Robyn Adams’s review published on Letterboxd:
"Don't ever apologise for being the smartest one in the room."
I normally keep these Marvel reviews short and sweet, not only because Marvel movies tend to mean a lot to me, but also because they tend to mean a lot to a large amount of people, and as such I wanna allow people to go and make their own experiences watching them. The MCU is kinda this generation's big cinematic phenomenon and as such I wanna allow people to be able to tell their own stories about these films, so sorry for my weird simple review here that I'm about to write! I guess an exception for this was Infinity War and Endgame considering that those reviews were about my personal experiences with the MCU as event films, but nonetheless, here you go.
In brief, Spider-Man: Far from Home is not just a brilliant sequel, but also an amazing movie in general. As with Ant-Man and the Wasp, this is one of those sequels to an already good little stand-alone movie that expands upon and develops the former into something truly special with the freedom given by the success of the original entry. If Spider-Man: Homecoming presented itself as a John Hughes-style coming-of-age movie, Spider-Man: Far from Home is a movie which shows our characters, having come of age, now coming to terms with the responsibilities of young adulthood. Though I already highly enjoyed the characters introduced in Homecoming, the way in which they are expanded upon here makes them so much more lovable and empathetic; I could imagine hanging out with and being friends with these protagonists easily! Jake Gyllenhaal is also understandably a highlight of the movie, but you knew that already. The action is entertaining and probably some of the most effective shown in the MCU to date (particularly outside of an Avengers movie), and this film boasts some impressive SFX to boot! This is a movie which does deal with a lot of serious and emotionally heavy concepts, but it deals with them in a typical Spider-Man way, with a healthy dose of humour and quirky character. I highly recommend this one for all Spider-Man and Marvel fans out there, although most of you have probably seen it by now!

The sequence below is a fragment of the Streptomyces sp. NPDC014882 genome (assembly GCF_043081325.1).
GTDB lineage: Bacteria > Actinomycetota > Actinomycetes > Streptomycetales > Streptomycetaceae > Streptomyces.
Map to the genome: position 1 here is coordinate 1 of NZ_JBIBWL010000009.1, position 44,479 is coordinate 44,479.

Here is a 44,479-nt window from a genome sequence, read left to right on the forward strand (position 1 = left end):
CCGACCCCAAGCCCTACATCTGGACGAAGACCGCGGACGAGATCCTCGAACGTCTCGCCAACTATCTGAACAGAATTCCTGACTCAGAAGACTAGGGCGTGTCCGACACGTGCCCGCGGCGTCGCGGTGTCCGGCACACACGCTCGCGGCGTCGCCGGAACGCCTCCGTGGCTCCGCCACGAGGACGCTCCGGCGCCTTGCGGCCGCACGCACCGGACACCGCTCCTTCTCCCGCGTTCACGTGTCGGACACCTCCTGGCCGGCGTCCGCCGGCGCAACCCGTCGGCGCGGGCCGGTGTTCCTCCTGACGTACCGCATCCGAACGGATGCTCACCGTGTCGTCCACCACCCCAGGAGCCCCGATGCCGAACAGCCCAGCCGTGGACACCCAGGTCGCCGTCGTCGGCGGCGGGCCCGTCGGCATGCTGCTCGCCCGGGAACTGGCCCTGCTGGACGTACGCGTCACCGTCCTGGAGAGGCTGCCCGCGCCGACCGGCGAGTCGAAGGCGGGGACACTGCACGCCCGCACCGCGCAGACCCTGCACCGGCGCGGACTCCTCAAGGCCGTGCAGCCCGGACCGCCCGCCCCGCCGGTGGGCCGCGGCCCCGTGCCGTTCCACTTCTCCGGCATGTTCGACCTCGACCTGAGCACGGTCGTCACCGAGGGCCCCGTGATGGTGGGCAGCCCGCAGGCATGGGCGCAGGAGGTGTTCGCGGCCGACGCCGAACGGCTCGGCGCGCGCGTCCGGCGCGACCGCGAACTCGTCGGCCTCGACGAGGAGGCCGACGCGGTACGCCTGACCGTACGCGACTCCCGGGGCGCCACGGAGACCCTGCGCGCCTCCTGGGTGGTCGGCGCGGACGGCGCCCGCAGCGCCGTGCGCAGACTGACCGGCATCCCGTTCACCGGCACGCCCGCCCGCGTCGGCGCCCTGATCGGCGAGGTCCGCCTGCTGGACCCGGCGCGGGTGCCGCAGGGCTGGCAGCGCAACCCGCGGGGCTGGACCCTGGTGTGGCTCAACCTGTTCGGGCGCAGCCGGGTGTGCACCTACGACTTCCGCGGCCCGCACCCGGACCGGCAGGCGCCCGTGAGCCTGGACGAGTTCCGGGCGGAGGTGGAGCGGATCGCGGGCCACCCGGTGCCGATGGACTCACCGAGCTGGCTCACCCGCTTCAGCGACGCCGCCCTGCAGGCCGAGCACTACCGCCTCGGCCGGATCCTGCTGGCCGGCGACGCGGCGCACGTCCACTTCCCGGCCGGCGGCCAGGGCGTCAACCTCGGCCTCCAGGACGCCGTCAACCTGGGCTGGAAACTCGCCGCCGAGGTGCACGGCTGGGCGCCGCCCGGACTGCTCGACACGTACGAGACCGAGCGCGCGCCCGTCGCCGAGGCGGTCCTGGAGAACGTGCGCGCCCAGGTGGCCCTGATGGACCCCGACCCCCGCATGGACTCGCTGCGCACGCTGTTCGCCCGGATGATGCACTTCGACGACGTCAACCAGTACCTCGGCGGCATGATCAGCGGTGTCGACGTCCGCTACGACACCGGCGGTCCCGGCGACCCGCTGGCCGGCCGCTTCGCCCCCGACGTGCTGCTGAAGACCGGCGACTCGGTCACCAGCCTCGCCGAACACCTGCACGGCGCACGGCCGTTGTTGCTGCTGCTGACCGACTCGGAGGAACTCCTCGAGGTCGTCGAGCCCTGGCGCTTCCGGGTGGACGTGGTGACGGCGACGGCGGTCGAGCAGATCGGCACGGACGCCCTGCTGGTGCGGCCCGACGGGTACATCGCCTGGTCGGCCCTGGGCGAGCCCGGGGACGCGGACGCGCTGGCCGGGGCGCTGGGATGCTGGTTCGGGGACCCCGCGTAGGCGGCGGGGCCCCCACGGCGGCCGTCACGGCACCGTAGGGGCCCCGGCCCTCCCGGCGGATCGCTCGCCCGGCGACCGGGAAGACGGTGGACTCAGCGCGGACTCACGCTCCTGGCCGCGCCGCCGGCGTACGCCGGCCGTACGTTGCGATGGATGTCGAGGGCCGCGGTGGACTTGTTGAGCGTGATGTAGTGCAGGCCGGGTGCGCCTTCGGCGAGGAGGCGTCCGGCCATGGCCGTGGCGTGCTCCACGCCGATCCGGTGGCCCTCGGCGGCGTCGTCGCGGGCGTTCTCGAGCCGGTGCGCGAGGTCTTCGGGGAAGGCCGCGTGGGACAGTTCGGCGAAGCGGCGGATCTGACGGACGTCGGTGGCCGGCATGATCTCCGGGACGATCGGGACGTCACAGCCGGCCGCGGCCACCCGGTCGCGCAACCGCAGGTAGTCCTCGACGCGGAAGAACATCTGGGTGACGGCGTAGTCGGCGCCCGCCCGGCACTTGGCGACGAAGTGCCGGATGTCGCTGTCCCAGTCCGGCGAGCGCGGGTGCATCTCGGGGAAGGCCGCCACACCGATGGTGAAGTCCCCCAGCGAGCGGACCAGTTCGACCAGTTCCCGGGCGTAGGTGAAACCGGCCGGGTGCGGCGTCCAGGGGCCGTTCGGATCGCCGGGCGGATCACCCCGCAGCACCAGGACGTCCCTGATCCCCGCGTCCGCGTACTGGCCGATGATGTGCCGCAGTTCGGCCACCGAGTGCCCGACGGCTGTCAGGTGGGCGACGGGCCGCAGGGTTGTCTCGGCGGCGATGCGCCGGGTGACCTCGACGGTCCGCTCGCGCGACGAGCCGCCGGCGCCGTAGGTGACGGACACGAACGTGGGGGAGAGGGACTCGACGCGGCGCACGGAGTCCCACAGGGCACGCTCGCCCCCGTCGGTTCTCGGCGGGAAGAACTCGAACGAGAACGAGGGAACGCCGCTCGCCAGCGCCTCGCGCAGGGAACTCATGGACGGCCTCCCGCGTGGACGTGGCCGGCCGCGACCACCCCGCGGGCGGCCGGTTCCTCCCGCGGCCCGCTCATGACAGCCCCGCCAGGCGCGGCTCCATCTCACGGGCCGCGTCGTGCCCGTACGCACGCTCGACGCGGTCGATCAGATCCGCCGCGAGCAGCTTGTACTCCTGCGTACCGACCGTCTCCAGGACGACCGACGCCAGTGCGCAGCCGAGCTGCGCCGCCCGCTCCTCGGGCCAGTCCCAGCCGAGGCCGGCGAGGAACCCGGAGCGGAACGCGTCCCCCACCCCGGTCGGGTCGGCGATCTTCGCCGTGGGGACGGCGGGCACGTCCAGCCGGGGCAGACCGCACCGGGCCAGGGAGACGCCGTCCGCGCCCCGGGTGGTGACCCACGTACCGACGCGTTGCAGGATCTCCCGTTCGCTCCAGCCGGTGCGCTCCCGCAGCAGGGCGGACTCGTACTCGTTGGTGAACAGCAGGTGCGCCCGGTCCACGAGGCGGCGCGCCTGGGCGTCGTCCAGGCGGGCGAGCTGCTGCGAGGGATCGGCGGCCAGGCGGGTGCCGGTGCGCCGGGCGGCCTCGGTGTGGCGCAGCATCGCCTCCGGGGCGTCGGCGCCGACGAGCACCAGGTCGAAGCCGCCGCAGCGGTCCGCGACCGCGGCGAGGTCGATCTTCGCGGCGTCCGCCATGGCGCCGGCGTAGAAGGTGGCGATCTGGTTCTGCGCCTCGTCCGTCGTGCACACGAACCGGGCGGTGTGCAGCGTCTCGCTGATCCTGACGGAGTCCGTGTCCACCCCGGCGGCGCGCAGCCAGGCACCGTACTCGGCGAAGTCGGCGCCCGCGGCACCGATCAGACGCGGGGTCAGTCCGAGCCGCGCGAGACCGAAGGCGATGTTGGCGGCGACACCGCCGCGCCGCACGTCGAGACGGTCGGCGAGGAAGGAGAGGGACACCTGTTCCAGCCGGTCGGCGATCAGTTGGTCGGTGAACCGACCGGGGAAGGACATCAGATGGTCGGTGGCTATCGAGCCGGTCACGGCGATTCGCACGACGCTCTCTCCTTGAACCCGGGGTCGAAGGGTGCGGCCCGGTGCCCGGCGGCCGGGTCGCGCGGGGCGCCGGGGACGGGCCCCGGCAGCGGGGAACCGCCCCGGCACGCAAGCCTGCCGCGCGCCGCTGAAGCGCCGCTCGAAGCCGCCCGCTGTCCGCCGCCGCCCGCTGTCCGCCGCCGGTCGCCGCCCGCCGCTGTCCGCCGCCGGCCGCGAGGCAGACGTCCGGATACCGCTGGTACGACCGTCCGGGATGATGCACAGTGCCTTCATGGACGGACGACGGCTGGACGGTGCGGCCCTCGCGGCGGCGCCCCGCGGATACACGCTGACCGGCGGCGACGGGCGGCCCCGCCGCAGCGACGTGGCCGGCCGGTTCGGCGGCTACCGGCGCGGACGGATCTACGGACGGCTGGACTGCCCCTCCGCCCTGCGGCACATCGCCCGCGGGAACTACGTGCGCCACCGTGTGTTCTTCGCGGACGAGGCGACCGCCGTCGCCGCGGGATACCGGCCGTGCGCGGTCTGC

Probably the most satisfying part, however, is how this movie deals with its placement in the Marvel timeline. Avengers: Endgame was an event like no other, one which shook the world of film, and people (myself included) were understandably worried that this next film would pale in comparison to the previous entry, especially as my favourite superhero movie (period), Spider-Man: Into the Spiderverse, came out only last year with the same hero as its main protagonist. The thing is, Far from Home's plot is entirely based around this idea: the feeling that you can't quite live up to the heroes that came before you. Whether intentionally or not, Spider-Man: Far from Home is a heartfelt and funny epilogue to this first era of the Marvel Cinematic Universe, and a hopeful prelude towards the future of Marvel for the foreseeable future. Stan Lee and Jack Kirby, I know you're up there watching us, and I hope we've done you proud.